Some of the most memorable turns of phrase are aphorisms. Ben Franklin had many:
A penny saved is a penny earned.
They that can give up essential liberty to obtain a little temporary safety deserve neither liberty nor safety.
A good aphorism is a tool that help people make sense of the world in simple and easy to remember ways.
Enter Nassim Taleb: former financial trader, author, philosopher, and now, aphorist. Nassim is on Twitter exclusively writing aphorisms. Many of his aphorisms concern paleo. I’ve included a selection below. Have a look, and vote on your favorite in the comments.
Technology’s double punishment is to make us both age prematurely and live longer.
Deficits are similar to carbs: the more you eat, the hungrier you get.
You have a real life when most of what you fear has the titillating prospect of adventure.
The only objective definition of aging is when a person starts to discuss aging.
Social media are antisocial, health foods are empirically unhealthy, knowledge workers are ignorant, & social sciences aren’t scientific
If you know, in the morning, what your day looks like with any precision, you are a little bit dead -the more precision, the more dead.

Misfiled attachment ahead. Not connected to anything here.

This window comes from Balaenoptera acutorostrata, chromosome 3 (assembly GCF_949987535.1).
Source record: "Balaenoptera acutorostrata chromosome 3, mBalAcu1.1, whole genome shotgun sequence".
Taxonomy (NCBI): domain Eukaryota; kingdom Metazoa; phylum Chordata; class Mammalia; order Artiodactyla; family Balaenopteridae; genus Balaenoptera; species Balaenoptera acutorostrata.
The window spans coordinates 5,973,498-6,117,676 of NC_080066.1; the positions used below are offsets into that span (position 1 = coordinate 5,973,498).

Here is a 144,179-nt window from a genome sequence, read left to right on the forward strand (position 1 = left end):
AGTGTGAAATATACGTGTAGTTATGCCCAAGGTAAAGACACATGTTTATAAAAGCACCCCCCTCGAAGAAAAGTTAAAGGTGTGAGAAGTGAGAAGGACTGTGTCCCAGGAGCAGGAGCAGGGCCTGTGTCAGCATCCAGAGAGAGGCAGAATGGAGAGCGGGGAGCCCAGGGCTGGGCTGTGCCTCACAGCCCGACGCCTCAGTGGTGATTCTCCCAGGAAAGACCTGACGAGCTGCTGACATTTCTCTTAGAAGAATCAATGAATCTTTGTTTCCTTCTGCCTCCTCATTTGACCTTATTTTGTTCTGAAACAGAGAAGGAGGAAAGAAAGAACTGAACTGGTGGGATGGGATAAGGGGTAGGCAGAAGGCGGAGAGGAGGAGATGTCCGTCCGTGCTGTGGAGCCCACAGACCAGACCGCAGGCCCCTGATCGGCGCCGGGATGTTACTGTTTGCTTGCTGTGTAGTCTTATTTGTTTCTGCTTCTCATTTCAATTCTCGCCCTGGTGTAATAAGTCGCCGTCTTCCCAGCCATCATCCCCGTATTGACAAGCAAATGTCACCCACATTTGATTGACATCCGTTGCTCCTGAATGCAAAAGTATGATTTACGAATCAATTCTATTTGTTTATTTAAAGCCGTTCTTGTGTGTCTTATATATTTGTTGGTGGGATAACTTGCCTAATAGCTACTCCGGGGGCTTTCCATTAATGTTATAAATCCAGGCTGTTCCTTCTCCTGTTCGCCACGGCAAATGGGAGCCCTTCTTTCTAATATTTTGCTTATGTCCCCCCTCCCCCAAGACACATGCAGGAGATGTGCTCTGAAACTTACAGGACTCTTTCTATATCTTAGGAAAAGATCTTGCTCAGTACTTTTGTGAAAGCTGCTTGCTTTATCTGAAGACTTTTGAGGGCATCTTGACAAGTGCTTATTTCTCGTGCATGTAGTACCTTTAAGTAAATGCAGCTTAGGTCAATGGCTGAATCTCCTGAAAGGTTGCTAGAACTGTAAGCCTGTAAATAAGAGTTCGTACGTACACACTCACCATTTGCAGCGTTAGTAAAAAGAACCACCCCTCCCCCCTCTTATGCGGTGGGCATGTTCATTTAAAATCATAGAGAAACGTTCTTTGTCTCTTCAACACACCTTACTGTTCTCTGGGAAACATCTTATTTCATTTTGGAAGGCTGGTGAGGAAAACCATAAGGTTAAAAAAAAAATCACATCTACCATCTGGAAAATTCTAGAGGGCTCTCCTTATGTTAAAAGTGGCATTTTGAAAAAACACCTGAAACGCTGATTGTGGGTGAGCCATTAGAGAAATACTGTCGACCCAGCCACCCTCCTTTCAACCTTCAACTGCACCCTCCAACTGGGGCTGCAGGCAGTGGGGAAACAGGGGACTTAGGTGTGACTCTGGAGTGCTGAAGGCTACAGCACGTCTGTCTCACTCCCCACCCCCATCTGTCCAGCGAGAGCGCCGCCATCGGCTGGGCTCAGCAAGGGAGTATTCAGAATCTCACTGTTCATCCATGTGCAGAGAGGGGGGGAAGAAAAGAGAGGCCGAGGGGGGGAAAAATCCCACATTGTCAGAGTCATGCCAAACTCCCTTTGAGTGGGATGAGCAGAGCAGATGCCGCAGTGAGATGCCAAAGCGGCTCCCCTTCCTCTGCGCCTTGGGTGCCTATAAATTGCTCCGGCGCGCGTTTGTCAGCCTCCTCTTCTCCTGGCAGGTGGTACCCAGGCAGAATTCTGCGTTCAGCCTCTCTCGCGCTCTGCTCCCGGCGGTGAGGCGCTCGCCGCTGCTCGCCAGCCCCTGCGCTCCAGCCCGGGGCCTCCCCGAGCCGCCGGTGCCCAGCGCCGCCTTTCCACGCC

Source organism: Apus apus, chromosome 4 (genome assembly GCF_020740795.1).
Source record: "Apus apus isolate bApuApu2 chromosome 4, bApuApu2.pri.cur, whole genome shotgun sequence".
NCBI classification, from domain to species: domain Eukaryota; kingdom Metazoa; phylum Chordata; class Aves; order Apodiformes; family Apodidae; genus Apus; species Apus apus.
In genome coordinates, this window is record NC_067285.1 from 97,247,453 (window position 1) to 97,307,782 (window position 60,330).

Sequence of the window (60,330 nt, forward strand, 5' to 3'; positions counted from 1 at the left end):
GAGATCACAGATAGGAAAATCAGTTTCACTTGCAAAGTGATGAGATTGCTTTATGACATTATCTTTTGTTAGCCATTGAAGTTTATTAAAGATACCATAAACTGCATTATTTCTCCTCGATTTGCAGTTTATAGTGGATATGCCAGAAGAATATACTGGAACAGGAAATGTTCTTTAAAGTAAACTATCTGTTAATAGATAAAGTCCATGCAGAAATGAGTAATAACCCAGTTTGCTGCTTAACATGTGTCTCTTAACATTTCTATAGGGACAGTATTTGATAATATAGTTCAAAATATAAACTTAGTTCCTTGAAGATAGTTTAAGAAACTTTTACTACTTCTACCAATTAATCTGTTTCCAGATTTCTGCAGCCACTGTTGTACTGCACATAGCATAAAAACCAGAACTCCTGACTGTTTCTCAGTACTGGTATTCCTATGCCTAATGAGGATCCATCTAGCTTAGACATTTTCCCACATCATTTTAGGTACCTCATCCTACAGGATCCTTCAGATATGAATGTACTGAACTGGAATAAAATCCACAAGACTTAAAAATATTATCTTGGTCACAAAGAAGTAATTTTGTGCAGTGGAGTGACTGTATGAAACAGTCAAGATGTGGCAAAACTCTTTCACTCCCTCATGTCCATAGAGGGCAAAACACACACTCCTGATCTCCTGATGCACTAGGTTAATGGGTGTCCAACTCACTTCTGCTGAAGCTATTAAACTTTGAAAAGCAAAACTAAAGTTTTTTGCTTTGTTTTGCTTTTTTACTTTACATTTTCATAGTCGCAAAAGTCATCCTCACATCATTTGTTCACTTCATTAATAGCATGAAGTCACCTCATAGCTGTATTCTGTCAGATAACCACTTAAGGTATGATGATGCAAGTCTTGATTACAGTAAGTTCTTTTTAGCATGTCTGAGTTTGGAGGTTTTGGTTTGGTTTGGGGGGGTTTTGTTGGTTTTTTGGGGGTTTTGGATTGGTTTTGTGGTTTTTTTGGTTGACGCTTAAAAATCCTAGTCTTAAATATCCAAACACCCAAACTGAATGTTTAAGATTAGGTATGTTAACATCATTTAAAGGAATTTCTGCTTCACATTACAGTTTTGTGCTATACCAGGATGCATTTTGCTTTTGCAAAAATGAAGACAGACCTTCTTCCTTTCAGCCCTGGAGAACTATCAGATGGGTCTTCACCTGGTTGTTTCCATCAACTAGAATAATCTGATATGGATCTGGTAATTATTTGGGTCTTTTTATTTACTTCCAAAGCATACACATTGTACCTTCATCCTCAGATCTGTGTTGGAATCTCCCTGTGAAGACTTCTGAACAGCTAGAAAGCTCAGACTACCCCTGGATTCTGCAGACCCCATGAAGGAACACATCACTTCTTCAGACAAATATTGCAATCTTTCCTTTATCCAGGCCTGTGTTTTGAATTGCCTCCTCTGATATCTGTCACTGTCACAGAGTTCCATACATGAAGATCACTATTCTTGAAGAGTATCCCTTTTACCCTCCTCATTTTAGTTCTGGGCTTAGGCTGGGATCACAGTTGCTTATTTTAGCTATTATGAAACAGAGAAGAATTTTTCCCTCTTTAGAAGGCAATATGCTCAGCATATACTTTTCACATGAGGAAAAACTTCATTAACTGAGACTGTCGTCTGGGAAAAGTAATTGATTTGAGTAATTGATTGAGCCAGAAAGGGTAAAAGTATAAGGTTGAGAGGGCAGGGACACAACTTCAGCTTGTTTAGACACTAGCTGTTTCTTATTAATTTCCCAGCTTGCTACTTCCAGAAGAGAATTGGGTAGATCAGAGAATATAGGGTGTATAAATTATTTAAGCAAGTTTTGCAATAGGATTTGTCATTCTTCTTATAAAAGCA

Technology is the unrelenting mollification of man, that self-inflicted injury…
The three most harmful addictions are heroin, carbohydrates, and a monthly salary.
In nature we never repeat the same motion. In captivity (office, gym, commute, sports), life is just repetitive stress injury. No randomness
Before checking the news today, check how much the 400-700 hours of nongossip media exposure in 2007 helped you make sense of 2008, etc.
Atheism/materialism means treating the dead as if they were unborn. I won’t. By respecting the sacred you reinvent religion.
I wonder if a lion (or a cannibal) would pay a high premium for free-range humans.
Modernity: We created youth without heroism, age without wisdom, and life without grandeur.
And I’ll add one that I wrote:
Domestication is both the seed and the fruit of civilization.
Want to give it a try? As Nassim puts it, a good maxim should 1) surprise you, 2) be true, and 3) be symmetric (one assertion, one negation) or rhythmic.